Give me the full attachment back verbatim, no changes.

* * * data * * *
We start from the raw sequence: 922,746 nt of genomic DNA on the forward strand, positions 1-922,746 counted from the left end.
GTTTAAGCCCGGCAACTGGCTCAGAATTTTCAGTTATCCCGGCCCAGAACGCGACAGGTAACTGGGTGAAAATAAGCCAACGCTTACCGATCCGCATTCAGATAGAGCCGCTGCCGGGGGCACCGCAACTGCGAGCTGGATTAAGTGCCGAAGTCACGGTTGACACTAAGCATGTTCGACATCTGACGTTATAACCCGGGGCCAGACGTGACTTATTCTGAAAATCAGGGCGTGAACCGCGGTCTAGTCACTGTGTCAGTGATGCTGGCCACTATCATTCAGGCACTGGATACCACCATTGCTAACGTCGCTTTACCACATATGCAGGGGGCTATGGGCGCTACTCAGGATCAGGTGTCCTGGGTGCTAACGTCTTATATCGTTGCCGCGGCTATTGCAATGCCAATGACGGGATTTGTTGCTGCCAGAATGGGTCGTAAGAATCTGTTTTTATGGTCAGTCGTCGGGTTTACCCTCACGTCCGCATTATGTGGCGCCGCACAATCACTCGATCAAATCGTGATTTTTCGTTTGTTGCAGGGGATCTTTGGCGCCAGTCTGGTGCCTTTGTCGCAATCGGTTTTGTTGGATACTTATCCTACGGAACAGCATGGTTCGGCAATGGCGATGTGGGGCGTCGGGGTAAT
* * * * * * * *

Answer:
We start from the raw sequence: 922,746 nt of genomic DNA on the forward strand, positions 1-922,746 counted from the left end.
GTTTAAGCCCGGCAACTGGCTCAGAATTTTCAGTTATCCCGGCCCAGAACGCGACAGGTAACTGGGTGAAAATAAGCCAACGCTTACCGATCCGCATTCAGATAGAGCCGCTGCCGGGGGCACCGCAACTGCGAGCTGGATTAAGTGCCGAAGTCACGGTTGACACTAAGCATGTTCGACATCTGACGTTATAACCCGGGGCCAGACGTGACTTATTCTGAAAATCAGGGCGTGAACCGCGGTCTAGTCACTGTGTCAGTGATGCTGGCCACTATCATTCAGGCACTGGATACCACCATTGCTAACGTCGCTTTACCACATATGCAGGGGGCTATGGGCGCTACTCAGGATCAGGTGTCCTGGGTGCTAACGTCTTATATCGTTGCCGCGGCTATTGCAATGCCAATGACGGGATTTGTTGCTGCCAGAATGGGTCGTAAGAATCTGTTTTTATGGTCAGTCGTCGGGTTTACCCTCACGTCCGCATTATGTGGCGCCGCACAATCACTCGATCAAATCGTGATTTTTCGTTTGTTGCAGGGGATCTTTGGCGCCAGTCTGGTGCCTTTGTCGCAATCGGTTTTGTTGGATACTTATCCTACGGAACAGCATGGTTCGGCAATGGCGATGTGGGGCGTCGGGGTAAT